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Open Educational Resources (OER): Learn More

This guide attempts to list different subject specific OER, and talk about different types of OER and tries to explain different licenses to understand OER.

Types of OER

Different types of OER meet different needs

The wide array of Open Educational Resources is creating an entirely new eco-system for higher education. There are entirely new types of courses that rely on advances in the cognitive sciences to create individualized learning paths that can better ensure and measure student comprehension.

Individual OER with little or no interlocking pedagogical structure are often called "learning objects." Learning objects can be used individually, or combined in a variety of ways including creating readers and textbooks. Semi-structured OER learning materials, such as encyclopedia and digitized library collections, are often most useful as reference materials.

Highly structured OER, which include textbooks and even complete courses can be used "as-is", modified to fit particular needs or styles of learning, or serve as a model for course updates or new course creation. Because these resources are free and open, they can be combined, adapted, modified and reconfigured as needed and allowed by Creative Commons licenses. The following examples illustrate the complementary nature and utility of different types of OER, all of which are now readily available on the Internet. The examples are presented in the following order:

  • unstructured OER that focuses on a single topic or idea;
  • OER with more structure, such as materials grouped by subject area; and
  • fully structured OER, such as complete courses.

The following representative but not exhaustive list of OER examples provide a snapshot of the increasing depth, quality and versatility of the free, high-quality OER that are now available.

  1. OER Learning Objects
  2. OER Digitized Library Collections
  3. OER Encyclopedia
  4. OER Online Archives
  5. Open Textbooks
  6. OER Courseware
  7. OER Courses
  8. OER Courses with Embedded Cognitive Science Techniques
  9. Nature Publishing Group's Science OER
  10. Online Tools Support and Empower the OER Community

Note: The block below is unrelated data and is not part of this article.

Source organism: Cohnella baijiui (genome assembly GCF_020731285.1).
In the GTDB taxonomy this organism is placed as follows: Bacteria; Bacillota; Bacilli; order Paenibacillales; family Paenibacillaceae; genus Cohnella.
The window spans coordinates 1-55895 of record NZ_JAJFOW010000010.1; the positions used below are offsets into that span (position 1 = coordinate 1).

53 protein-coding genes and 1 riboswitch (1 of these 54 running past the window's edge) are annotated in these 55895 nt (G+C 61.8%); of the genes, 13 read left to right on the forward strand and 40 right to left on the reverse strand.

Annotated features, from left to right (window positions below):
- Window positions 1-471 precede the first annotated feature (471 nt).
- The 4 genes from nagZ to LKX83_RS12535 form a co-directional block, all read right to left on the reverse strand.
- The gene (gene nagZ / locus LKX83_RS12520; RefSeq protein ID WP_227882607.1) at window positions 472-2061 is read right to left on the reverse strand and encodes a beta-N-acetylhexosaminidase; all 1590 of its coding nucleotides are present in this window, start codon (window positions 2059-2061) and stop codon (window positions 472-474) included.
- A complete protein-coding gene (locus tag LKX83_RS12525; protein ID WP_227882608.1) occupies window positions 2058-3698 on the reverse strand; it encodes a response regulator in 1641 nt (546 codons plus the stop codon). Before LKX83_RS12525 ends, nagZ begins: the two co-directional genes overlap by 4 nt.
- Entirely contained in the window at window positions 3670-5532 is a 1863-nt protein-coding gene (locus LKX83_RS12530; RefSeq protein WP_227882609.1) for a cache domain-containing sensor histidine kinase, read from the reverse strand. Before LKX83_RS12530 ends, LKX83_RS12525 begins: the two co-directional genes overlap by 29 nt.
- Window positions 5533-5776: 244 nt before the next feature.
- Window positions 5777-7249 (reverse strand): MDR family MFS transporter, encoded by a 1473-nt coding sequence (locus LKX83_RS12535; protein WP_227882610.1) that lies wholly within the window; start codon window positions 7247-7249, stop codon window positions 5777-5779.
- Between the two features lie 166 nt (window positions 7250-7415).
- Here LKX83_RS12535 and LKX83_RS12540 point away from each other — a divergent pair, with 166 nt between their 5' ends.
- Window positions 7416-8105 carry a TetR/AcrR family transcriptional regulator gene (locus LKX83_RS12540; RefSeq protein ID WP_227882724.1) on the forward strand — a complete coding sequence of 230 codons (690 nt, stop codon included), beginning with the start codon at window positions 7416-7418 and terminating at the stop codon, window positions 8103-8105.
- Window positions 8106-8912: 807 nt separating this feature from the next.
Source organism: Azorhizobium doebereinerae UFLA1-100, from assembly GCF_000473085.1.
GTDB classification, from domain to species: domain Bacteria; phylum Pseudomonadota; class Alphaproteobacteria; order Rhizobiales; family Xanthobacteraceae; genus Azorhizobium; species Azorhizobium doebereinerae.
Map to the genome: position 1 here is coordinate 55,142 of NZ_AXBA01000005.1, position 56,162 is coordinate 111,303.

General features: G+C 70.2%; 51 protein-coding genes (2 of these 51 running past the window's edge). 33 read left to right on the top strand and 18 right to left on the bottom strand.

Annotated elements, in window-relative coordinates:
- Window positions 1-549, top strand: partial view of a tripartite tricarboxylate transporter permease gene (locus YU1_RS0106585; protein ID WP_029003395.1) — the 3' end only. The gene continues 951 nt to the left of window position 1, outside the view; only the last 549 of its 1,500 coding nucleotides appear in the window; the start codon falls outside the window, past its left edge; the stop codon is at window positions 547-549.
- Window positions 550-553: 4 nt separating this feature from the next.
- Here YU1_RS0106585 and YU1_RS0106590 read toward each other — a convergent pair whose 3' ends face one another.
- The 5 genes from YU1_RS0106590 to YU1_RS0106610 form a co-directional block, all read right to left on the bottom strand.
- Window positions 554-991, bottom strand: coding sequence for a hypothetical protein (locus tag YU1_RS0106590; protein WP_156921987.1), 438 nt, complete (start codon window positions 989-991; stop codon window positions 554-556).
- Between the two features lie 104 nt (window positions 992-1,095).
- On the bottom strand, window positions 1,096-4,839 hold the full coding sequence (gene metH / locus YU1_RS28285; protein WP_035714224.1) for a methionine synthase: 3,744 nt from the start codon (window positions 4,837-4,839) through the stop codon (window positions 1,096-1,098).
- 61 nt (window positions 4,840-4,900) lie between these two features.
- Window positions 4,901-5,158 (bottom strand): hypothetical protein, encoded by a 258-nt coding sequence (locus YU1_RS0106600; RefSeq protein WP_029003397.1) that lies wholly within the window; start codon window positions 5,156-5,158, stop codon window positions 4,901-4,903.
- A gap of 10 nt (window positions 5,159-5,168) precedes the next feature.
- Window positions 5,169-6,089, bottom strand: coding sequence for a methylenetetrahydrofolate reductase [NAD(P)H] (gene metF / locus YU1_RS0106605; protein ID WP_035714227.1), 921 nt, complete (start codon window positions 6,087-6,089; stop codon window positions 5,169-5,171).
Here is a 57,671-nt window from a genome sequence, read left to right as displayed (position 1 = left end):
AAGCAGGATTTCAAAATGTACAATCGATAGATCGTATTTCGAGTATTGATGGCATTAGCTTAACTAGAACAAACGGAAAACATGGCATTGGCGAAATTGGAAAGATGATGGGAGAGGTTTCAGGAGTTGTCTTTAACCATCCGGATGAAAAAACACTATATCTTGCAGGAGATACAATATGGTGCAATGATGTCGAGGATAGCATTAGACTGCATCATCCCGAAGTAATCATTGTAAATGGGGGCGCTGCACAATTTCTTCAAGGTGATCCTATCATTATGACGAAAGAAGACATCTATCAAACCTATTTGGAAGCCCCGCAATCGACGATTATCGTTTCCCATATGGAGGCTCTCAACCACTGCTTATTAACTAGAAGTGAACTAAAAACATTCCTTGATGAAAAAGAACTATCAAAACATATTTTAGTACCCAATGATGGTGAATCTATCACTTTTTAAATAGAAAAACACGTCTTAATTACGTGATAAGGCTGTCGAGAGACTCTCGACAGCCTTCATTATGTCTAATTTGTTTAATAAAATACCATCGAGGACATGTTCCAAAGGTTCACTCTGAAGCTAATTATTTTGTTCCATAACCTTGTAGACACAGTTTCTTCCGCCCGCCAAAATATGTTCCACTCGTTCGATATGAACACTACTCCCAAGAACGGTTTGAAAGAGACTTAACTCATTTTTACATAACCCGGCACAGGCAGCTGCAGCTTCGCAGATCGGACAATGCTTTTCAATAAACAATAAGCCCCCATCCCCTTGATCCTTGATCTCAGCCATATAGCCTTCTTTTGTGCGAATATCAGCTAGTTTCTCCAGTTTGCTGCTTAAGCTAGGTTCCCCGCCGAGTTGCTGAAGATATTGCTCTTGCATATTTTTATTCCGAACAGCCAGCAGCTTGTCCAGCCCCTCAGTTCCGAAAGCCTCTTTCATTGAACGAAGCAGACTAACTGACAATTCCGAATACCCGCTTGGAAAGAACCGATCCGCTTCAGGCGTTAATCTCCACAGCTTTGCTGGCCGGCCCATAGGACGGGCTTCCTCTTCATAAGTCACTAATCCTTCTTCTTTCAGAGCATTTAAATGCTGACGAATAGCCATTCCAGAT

11. Open Course Library

This content has been adapted from Creative Commons website and is licensed under Creative Commons Attribution 4.0. 

Why use OER?

Why use OER?

The open resource movement has been around for a while, starting with static learning objects (about 2000), and transitioning to OER that allowed for revision and reuse. It is the ever increasing cost of textbooks and materials for students that is now pushing the OER movement forward.  Textbooks and learning materials cost students approximately $1,200 per year.  According to the Chronicle of Higher Education, 7 in 10 students didn't purchase a textbook because it was too expensive.  Through OER the cost of student materials can be drastically reduced.  OER also give instructors the ability to customize the materials, creating the "perfect" textbook instead of being bound to traditional print resources. (This section is taken from Santa Ana College OER webpage).

Open Educational Resources, or OER, can benefit students in a variety of ways.  Some of the primary benefits include:

  • Cost Savings - The high price of textbooks can be prohibitive to students in pursuit of their education.  Many students cannot afford to buy their books.  OER provides no-cost or low-cost course materials, that can make higher education accessible and affordable for everyone.  OER ensures that students have access to all course material from the first day of class.
  • Provides Access to More Quality Choices - Many top colleges and universities across the country are providing free online course options to the public.  This access allows students from all walks of life the ability to enjoy high-quality courses and tutorials developed by institutions such as Open Yale Courses, JHSPH OpenCourseWare (John Hopkins University), Webcast.Berkeley (University of California Berkeley), MIT OpenCourseWare, Open Learning Initiative (Carnegie Mellon University), and Harvard Open Courses.
  • Flexible - OER provides flexibility for all learning styles.  Students have the option of electronic content, or they can print a hard copy of the material.  In addition, the same material can be presented in multiple ways using print, audio, video, and interactive technology.  This flexibility is a result of the shared nature of the content, as instructors or institutions do not have to pay to use each variation of the content.  Instructors can also modify or customize the material to best suit the needs of their students, and embody the nature of their course. (This is taken from Santa Ana College OER webpage).

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